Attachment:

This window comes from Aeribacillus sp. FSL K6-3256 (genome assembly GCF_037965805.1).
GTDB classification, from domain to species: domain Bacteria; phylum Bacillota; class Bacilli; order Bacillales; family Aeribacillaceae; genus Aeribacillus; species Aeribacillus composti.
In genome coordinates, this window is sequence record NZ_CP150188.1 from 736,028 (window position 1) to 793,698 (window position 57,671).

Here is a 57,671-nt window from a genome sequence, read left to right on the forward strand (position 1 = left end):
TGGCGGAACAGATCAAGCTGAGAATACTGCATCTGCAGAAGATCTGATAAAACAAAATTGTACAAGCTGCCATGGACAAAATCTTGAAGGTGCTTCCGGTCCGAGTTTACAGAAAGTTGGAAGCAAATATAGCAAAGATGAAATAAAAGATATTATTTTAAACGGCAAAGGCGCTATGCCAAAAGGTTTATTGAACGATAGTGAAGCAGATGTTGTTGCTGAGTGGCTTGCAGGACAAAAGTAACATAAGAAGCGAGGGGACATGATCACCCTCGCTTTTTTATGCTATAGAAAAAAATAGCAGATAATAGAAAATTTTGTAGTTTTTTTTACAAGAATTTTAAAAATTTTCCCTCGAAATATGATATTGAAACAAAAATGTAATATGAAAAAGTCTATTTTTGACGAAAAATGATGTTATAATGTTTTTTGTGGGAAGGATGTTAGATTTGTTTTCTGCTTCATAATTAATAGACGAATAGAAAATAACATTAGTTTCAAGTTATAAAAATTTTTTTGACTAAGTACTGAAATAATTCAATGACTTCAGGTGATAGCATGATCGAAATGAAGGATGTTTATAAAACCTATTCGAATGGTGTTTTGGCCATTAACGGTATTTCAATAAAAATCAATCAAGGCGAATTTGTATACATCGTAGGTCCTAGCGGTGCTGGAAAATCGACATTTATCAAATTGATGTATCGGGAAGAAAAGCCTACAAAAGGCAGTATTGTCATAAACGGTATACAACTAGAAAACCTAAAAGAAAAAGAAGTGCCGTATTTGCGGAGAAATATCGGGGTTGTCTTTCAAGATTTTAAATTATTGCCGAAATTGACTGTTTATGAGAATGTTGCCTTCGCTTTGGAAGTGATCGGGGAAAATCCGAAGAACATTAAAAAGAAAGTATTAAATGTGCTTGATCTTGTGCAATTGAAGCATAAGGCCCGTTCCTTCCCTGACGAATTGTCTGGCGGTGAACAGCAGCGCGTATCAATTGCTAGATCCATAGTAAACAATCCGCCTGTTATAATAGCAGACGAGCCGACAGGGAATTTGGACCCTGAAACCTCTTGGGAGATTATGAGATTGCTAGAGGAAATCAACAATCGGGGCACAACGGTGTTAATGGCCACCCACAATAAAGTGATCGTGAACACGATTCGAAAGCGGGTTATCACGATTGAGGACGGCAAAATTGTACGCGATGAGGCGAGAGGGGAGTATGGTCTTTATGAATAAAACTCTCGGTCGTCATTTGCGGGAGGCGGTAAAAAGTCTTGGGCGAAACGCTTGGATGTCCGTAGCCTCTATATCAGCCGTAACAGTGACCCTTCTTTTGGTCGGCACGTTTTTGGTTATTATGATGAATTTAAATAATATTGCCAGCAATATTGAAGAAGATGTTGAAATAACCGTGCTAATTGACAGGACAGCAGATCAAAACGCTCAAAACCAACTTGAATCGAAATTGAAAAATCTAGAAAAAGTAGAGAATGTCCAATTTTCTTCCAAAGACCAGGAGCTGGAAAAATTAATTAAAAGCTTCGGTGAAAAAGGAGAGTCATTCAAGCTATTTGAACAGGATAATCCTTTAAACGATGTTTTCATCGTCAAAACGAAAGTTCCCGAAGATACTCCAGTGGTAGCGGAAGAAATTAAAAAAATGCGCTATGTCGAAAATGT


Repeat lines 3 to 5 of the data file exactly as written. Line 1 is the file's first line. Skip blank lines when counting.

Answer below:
In genome coordinates, this window is sequence record NZ_CP150188.1 from 736,028 (window position 1) to 793,698 (window position 57,671).

Here is a 57,671-nt window from a genome sequence, read left to right on the forward strand (position 1 = left end):
TGGCGGAACAGATCAAGCTGAGAATACTGCATCTGCAGAAGATCTGATAAAACAAAATTGTACAAGCTGCCATGGACAAAATCTTGAAGGTGCTTCCGGTCCGAGTTTACAGAAAGTTGGAAGCAAATATAGCAAAGATGAAATAAAAGATATTATTTTAAACGGCAAAGGCGCTATGCCAAAAGGTTTATTGAACGATAGTGAAGCAGATGTTGTTGCTGAGTGGCTTGCAGGACAAAAGTAACATAAGAAGCGAGGGGACATGATCACCCTCGCTTTTTTATGCTATAGAAAAAAATAGCAGATAATAGAAAATTTTGTAGTTTTTTTTACAAGAATTTTAAAAATTTTCCCTCGAAATATGATATTGAAACAAAAATGTAATATGAAAAAGTCTATTTTTGACGAAAAATGATGTTATAATGTTTTTTGTGGGAAGGATGTTAGATTTGTTTTCTGCTTCATAATTAATAGACGAATAGAAAATAACATTAGTTTCAAGTTATAAAAATTTTTTTGACTAAGTACTGAAATAATTCAATGACTTCAGGTGATAGCATGATCGAAATGAAGGATGTTTATAAAACCTATTCGAATGGTGTTTTGGCCATTAACGGTATTTCAATAAAAATCAATCAAGGCGAATTTGTATACATCGTAGGTCCTAGCGGTGCTGGAAAATCGACATTTATCAAATTGATGTATCGGGAAGAAAAGCCTACAAAAGGCAGTATTGTCATAAACGGTATACAACTAGAAAACCTAAAAGAAAAAGAAGTGCCGTATTTGCGGAGAAATATCGGGGTTGTCTTTCAAGATTTTAAATTATTGCCGAAATTGACTGTTTATGAGAATGTTGCCTTCGCTTTGGAAGTGATCGGGGAAAATCCGAAGAACATTAAAAAGAAAGTATTAAATGTGCTTGATCTTGTGCAATTGAAGCATAAGGCCCGTTCCTTCCCTGACGAATTGTCTGGCGGTGAACAGCAGCGCGTATCAATTGCTAGATCCATAGTAAACAATCCGCCTGTTATAATAGCAGACGAGCCGACAGGGAATTTGGACCCTGAAACCTCTTGGGAGATTATGAGATTGCTAGAGGAAATCAACAATCGGGGCACAACGGTGTTAATGGCCACCCACAATAAAGTGATCGTGAACACGATTCGAAAGCGGGTTATCACGATTGAGGACGGCAAAATTGTACGCGATGAGGCGAGAGGGGAGTATGGTCTTTATGAATAAAACTCTCGGTCGTCATTTGCGGGAGGCGGTAAAAAGTCTTGGGCGAAACGCTTGGATGTCCGTAGCCTCTATATCAGCCGTAACAGTGACCCTTCTTTTGGTCGGCACGTTTTTGGTTATTATGATGAATTTAAATAATATTGCCAGCAATATTGAAGAAGATGTTGAAATAACCGTGCTAATTGACAGGACAGCAGATCAAAACGCTCAAAACCAACTTGAATCGAAATTGAAAAATCTAGAAAAAGTAGAGAATGTCCAATTTTCTTCCAAAGACCAGGAGCTGGAAAAATTAATTAAAAGCTTCGGTGAAAAAGGAGAGTCATTCAAGCTATTTGAACAGGATAATCCTTTAAACGATGTTTTCATCGTCAAAACGAAAGTTCCCGAAGATACTCCAGTGGTAGCGGAAGAAATTAAAAAAATGCGCTATGTCGAAAATGT